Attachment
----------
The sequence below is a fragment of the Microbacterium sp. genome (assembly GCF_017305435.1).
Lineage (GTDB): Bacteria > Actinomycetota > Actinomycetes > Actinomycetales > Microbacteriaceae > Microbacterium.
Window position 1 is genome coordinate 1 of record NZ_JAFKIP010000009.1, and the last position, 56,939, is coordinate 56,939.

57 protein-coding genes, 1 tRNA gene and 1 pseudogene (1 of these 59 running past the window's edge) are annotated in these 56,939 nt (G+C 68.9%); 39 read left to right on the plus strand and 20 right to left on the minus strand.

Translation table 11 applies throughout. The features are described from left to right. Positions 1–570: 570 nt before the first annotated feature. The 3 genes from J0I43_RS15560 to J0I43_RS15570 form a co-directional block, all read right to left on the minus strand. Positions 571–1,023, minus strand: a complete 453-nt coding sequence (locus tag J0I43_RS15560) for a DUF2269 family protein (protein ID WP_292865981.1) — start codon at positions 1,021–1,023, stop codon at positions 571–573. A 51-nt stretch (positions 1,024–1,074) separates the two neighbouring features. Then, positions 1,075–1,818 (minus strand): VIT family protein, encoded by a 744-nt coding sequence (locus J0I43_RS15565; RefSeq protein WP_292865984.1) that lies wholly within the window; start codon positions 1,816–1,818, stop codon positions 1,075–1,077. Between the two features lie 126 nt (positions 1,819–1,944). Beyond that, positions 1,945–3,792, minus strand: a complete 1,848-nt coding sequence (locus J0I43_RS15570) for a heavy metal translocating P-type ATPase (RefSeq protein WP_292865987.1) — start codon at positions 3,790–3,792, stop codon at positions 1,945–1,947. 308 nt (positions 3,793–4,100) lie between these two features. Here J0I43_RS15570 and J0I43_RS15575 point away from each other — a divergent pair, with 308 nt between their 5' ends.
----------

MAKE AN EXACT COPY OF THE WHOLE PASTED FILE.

The sequence below is a fragment of the Microbacterium sp. genome (assembly GCF_017305435.1).
Lineage (GTDB): Bacteria > Actinomycetota > Actinomycetes > Actinomycetales > Microbacteriaceae > Microbacterium.
Window position 1 is genome coordinate 1 of record NZ_JAFKIP010000009.1, and the last position, 56,939, is coordinate 56,939.

57 protein-coding genes, 1 tRNA gene and 1 pseudogene (1 of these 59 running past the window's edge) are annotated in these 56,939 nt (G+C 68.9%); 39 read left to right on the plus strand and 20 right to left on the minus strand.

Translation table 11 applies throughout. The features are described from left to right. Positions 1–570: 570 nt before the first annotated feature. The 3 genes from J0I43_RS15560 to J0I43_RS15570 form a co-directional block, all read right to left on the minus strand. Positions 571–1,023, minus strand: a complete 453-nt coding sequence (locus tag J0I43_RS15560) for a DUF2269 family protein (protein ID WP_292865981.1) — start codon at positions 1,021–1,023, stop codon at positions 571–573. A 51-nt stretch (positions 1,024–1,074) separates the two neighbouring features. Then, positions 1,075–1,818 (minus strand): VIT family protein, encoded by a 744-nt coding sequence (locus J0I43_RS15565; RefSeq protein WP_292865984.1) that lies wholly within the window; start codon positions 1,816–1,818, stop codon positions 1,075–1,077. Between the two features lie 126 nt (positions 1,819–1,944). Beyond that, positions 1,945–3,792, minus strand: a complete 1,848-nt coding sequence (locus J0I43_RS15570) for a heavy metal translocating P-type ATPase (RefSeq protein WP_292865987.1) — start codon at positions 3,790–3,792, stop codon at positions 1,945–1,947. 308 nt (positions 3,793–4,100) lie between these two features. Here J0I43_RS15570 and J0I43_RS15575 point away from each other — a divergent pair, with 308 nt between their 5' ends.